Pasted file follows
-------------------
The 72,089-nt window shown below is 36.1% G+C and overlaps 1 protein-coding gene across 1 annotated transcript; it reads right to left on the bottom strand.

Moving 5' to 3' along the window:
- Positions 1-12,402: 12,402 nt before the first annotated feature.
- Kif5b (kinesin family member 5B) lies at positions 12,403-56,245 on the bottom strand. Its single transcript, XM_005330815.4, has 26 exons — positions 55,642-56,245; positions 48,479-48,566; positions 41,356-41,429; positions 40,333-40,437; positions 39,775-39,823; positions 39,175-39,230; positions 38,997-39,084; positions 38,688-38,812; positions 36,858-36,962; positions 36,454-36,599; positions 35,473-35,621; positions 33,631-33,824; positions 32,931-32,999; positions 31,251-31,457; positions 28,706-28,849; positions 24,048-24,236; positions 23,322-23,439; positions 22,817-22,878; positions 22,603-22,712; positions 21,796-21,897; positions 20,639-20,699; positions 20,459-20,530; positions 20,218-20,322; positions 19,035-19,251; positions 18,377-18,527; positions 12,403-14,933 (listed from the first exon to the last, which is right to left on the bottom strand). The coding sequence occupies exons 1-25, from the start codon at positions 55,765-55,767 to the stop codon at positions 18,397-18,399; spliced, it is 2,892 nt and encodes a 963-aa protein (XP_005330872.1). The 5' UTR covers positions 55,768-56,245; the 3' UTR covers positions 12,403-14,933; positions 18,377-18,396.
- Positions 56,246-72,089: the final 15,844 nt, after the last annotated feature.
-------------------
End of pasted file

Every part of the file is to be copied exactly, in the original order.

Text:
The 72,089-nt window shown below is 36.1% G+C and overlaps 1 protein-coding gene across 1 annotated transcript; it reads right to left on the bottom strand.

Moving 5' to 3' along the window:
- Positions 1-12,402: 12,402 nt before the first annotated feature.
- Kif5b (kinesin family member 5B) lies at positions 12,403-56,245 on the bottom strand. Its single transcript, XM_005330815.4, has 26 exons — positions 55,642-56,245; positions 48,479-48,566; positions 41,356-41,429; positions 40,333-40,437; positions 39,775-39,823; positions 39,175-39,230; positions 38,997-39,084; positions 38,688-38,812; positions 36,858-36,962; positions 36,454-36,599; positions 35,473-35,621; positions 33,631-33,824; positions 32,931-32,999; positions 31,251-31,457; positions 28,706-28,849; positions 24,048-24,236; positions 23,322-23,439; positions 22,817-22,878; positions 22,603-22,712; positions 21,796-21,897; positions 20,639-20,699; positions 20,459-20,530; positions 20,218-20,322; positions 19,035-19,251; positions 18,377-18,527; positions 12,403-14,933 (listed from the first exon to the last, which is right to left on the bottom strand). The coding sequence occupies exons 1-25, from the start codon at positions 55,765-55,767 to the stop codon at positions 18,397-18,399; spliced, it is 2,892 nt and encodes a 963-aa protein (XP_005330872.1). The 5' UTR covers positions 55,768-56,245; the 3' UTR covers positions 12,403-14,933; positions 18,377-18,396.
- Positions 56,246-72,089: the final 15,844 nt, after the last annotated feature.